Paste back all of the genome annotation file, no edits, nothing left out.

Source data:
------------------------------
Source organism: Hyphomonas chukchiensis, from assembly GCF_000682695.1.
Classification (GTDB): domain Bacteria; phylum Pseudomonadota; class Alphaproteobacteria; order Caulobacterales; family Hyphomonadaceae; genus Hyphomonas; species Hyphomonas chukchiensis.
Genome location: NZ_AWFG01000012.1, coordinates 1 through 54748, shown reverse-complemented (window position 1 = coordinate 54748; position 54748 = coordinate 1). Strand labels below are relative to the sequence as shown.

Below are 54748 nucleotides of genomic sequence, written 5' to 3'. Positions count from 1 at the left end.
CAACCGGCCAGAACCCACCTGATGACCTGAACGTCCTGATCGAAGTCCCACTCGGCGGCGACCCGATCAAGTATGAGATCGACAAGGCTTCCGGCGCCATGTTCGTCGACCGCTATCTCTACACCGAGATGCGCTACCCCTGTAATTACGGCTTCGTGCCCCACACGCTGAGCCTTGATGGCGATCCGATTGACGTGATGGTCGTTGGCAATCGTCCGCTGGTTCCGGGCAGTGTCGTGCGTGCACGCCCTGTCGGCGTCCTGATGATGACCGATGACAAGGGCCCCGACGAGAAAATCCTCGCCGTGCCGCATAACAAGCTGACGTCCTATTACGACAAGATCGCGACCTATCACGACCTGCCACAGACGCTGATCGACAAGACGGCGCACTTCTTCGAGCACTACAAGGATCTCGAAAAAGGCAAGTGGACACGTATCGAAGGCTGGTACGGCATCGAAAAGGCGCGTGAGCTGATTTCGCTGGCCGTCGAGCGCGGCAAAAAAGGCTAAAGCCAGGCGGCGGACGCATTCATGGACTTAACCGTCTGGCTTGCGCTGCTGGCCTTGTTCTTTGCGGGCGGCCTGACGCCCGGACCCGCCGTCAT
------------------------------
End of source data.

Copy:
Source organism: Hyphomonas chukchiensis, from assembly GCF_000682695.1.
Classification (GTDB): domain Bacteria; phylum Pseudomonadota; class Alphaproteobacteria; order Caulobacterales; family Hyphomonadaceae; genus Hyphomonas; species Hyphomonas chukchiensis.
Genome location: NZ_AWFG01000012.1, coordinates 1 through 54748, shown reverse-complemented (window position 1 = coordinate 54748; position 54748 = coordinate 1). Strand labels below are relative to the sequence as shown.

Below are 54748 nucleotides of genomic sequence, written 5' to 3'. Positions count from 1 at the left end.
CAACCGGCCAGAACCCACCTGATGACCTGAACGTCCTGATCGAAGTCCCACTCGGCGGCGACCCGATCAAGTATGAGATCGACAAGGCTTCCGGCGCCATGTTCGTCGACCGCTATCTCTACACCGAGATGCGCTACCCCTGTAATTACGGCTTCGTGCCCCACACGCTGAGCCTTGATGGCGATCCGATTGACGTGATGGTCGTTGGCAATCGTCCGCTGGTTCCGGGCAGTGTCGTGCGTGCACGCCCTGTCGGCGTCCTGATGATGACCGATGACAAGGGCCCCGACGAGAAAATCCTCGCCGTGCCGCATAACAAGCTGACGTCCTATTACGACAAGATCGCGACCTATCACGACCTGCCACAGACGCTGATCGACAAGACGGCGCACTTCTTCGAGCACTACAAGGATCTCGAAAAAGGCAAGTGGACACGTATCGAAGGCTGGTACGGCATCGAAAAGGCGCGTGAGCTGATTTCGCTGGCCGTCGAGCGCGGCAAAAAAGGCTAAAGCCAGGCGGCGGACGCATTCATGGACTTAACCGTCTGGCTTGCGCTGCTGGCCTTGTTCTTTGCGGGCGGCCTGACGCCCGGACCCGCCGTCAT